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Volunteer off-roaders are towing away derelict vehicles near Fort McMurray. ((CBC/Shane Ganong))

Motorists who abandon vechicles in the Fort McMurray area will start getting slapped with towing costs.

This comes as volunteers are removing a growing number of derelict vehicles they say are an eyesore and safety hazard.

Officials estimate at least fifty cars and trucks have been left in the woods and swamps around the city.

Most are stolen and have been burned. Many are leaking fuel.

Lee Chambers, a retired police officer from Chicago who serves as Fort McMurray's environmental bylaw officer, said from now on the registered owner or insurance company will be responsible for towing costs which can run up to $800.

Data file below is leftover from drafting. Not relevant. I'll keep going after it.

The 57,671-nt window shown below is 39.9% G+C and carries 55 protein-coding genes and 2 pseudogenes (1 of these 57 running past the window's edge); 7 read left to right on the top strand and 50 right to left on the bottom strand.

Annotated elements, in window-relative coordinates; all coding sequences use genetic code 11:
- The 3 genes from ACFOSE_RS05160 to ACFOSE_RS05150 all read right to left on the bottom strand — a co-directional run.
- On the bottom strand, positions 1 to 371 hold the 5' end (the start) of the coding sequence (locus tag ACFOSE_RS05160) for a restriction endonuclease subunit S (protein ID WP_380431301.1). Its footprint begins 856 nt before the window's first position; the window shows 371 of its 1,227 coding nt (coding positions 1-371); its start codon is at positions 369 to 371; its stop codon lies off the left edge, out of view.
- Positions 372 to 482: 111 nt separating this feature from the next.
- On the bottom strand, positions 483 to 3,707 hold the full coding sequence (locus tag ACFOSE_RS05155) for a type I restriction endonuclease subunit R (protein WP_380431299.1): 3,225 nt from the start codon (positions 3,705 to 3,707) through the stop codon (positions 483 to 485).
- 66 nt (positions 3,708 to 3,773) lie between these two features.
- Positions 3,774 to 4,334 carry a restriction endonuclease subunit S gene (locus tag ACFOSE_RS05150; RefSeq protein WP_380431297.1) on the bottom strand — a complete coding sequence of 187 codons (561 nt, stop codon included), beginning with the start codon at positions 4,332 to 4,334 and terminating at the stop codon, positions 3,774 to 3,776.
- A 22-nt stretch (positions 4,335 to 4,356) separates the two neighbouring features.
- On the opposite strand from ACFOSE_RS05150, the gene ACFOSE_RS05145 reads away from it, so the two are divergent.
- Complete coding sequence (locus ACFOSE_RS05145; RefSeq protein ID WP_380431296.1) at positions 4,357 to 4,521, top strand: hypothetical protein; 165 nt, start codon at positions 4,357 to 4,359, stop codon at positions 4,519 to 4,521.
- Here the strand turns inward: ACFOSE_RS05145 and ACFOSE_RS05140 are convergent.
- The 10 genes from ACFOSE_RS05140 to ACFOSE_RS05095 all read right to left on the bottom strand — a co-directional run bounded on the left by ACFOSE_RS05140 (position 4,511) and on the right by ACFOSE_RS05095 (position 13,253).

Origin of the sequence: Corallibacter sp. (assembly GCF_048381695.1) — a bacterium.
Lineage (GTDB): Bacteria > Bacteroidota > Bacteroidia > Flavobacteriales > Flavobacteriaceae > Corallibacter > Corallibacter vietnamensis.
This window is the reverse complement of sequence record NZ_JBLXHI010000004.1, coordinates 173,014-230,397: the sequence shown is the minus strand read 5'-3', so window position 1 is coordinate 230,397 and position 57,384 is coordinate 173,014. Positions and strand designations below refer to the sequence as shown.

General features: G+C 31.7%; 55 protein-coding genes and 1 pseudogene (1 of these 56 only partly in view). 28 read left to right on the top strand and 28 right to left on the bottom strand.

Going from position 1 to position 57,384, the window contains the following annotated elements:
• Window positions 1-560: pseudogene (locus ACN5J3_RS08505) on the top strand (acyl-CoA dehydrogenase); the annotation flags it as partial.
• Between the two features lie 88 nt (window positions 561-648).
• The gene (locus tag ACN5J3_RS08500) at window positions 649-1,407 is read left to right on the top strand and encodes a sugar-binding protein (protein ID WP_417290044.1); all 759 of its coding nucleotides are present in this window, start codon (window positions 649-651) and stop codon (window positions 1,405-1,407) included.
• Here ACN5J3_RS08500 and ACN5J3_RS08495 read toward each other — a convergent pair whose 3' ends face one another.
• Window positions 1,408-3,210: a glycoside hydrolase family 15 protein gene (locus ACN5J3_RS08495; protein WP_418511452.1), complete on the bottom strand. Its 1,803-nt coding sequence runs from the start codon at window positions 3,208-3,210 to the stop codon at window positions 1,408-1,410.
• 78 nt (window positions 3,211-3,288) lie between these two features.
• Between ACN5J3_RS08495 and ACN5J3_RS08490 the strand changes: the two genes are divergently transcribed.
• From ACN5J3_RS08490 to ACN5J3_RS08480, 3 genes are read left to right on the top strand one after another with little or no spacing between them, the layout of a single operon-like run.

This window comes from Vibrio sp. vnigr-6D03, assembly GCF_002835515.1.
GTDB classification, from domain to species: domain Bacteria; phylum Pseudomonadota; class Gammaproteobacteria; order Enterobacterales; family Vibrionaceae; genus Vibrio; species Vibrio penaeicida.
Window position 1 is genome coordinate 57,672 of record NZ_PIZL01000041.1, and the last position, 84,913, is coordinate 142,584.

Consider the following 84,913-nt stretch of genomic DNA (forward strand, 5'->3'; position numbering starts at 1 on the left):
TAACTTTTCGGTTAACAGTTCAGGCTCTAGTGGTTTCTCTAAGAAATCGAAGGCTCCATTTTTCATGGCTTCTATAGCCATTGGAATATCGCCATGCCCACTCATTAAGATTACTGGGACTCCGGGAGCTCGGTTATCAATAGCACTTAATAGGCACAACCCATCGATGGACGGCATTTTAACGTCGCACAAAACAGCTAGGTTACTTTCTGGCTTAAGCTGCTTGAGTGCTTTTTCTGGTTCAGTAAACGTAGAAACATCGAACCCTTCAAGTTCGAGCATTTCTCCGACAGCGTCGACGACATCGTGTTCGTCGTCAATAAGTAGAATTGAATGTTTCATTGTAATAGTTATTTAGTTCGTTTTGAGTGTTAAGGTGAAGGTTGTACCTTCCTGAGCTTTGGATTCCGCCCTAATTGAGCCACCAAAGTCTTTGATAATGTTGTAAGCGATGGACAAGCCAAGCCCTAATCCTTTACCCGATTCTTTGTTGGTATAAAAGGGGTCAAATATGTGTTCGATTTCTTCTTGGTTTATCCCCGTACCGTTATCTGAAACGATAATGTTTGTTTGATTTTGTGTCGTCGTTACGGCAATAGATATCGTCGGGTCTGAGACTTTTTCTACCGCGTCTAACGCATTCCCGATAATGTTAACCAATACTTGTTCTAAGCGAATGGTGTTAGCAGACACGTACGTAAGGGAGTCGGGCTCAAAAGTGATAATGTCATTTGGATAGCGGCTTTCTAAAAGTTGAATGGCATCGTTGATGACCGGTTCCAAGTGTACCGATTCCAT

"We're a throwaway society," said Chambers. "And maybe a couple of thousand dollars worth of fines would [convince people] that maybe they shouldn't dump it and maybe they should just donate it to someone."    

Local resident Shane Ganong said he hopes that by catching and fining those responsible, others will be deterred from just leaving derelict vehicles in the bush.

Ganong, a heavy equipment mechanic and avid off-roader, blames the problem on Fort McMurray's transient nature.

"Unfortunately, that is the mentality of a lot of people coming in here. They're just here for the money. They don't consider it their home. So, they don't respect it."

Ganong is a member of a group of local all-terrain vehicle enthusiasts  — The Northern Offroad Society  — whose members are  building a metal sled to drag old vehicles out of the bush.

Ganong said he suspects many people are dumping their old, beat-up cars to avoid scrapping charges.

But he said the vehicles are both an eyesore and a danger to off-roaders who like to ride the trails without damaging the environment.